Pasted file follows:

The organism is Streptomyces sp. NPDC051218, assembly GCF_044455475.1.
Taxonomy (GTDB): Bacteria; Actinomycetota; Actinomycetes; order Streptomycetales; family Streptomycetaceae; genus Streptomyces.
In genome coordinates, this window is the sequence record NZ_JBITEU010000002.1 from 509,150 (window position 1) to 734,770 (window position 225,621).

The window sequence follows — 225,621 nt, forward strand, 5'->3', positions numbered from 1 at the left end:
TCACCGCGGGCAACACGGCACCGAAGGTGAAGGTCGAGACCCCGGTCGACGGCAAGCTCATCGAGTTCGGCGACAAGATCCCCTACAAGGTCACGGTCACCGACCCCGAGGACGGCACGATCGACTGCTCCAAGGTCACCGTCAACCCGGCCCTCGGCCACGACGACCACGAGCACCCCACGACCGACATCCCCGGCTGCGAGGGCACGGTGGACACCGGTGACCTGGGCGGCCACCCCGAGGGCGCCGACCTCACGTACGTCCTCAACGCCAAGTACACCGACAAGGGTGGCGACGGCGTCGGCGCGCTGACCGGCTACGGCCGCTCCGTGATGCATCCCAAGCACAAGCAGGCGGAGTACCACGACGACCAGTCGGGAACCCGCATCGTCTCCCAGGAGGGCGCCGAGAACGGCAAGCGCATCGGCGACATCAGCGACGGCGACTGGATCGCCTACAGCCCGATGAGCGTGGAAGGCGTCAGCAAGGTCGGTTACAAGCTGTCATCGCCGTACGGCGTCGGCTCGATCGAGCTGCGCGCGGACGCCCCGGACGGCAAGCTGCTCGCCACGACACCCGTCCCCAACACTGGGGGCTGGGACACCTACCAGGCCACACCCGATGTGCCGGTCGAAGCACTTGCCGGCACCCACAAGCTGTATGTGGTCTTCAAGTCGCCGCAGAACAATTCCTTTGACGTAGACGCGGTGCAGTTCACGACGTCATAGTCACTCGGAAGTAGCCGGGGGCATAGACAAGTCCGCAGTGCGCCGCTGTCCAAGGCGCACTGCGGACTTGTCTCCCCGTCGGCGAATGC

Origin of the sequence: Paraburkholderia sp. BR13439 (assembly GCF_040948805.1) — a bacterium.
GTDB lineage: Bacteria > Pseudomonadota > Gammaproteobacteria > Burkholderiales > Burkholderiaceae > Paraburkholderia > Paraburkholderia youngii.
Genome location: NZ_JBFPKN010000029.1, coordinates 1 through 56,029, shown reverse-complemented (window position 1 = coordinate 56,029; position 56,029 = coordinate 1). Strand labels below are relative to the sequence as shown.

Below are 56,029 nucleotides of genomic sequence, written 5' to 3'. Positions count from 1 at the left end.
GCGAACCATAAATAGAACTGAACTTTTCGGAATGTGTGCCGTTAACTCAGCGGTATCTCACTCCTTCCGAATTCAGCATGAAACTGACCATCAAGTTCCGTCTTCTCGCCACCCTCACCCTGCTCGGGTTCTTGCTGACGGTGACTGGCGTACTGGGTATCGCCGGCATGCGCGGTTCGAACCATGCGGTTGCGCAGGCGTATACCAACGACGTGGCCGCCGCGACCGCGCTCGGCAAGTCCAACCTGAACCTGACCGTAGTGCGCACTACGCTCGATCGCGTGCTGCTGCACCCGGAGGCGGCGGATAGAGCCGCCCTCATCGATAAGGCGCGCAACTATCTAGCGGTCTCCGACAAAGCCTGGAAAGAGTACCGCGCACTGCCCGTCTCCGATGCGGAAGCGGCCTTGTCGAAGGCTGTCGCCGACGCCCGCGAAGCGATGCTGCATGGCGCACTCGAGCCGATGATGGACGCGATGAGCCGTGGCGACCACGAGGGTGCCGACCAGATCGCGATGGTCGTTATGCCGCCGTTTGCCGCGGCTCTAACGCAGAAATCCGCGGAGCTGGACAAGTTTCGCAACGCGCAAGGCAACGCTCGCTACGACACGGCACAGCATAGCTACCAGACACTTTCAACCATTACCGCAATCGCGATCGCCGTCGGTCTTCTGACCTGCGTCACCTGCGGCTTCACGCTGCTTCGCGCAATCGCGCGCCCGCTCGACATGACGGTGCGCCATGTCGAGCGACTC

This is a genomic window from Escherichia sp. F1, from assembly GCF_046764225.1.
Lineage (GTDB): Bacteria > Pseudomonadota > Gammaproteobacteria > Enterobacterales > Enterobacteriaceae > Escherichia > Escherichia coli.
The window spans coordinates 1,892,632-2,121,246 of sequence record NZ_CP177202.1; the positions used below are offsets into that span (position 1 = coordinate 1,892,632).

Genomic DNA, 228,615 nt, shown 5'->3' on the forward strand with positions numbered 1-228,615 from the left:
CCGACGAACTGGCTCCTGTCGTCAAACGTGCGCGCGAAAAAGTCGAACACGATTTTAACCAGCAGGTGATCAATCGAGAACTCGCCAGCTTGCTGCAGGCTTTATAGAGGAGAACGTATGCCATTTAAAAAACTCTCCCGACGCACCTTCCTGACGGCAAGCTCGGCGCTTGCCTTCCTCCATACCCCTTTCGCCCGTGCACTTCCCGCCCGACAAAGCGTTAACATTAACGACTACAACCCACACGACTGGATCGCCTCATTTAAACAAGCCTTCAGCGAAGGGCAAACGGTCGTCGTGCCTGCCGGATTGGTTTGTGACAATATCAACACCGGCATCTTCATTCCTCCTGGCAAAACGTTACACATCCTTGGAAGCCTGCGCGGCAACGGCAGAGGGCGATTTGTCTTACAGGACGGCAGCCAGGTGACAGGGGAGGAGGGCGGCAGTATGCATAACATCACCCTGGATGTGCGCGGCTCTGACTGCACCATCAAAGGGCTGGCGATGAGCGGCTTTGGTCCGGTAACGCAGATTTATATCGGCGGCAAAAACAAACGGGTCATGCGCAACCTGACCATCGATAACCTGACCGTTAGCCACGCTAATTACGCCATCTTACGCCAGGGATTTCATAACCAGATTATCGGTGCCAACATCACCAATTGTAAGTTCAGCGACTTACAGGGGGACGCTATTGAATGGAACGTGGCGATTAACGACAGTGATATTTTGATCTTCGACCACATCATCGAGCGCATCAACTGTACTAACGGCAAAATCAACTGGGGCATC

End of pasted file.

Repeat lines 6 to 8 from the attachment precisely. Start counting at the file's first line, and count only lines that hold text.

Origin of the sequence: Paraburkholderia sp. BR13439 (assembly GCF_040948805.1) — a bacterium.
GTDB lineage: Bacteria > Pseudomonadota > Gammaproteobacteria > Burkholderiales > Burkholderiaceae > Paraburkholderia > Paraburkholderia youngii.
Genome location: NZ_JBFPKN010000029.1, coordinates 1 through 56,029, shown reverse-complemented (window position 1 = coordinate 56,029; position 56,029 = coordinate 1). Strand labels below are relative to the sequence as shown.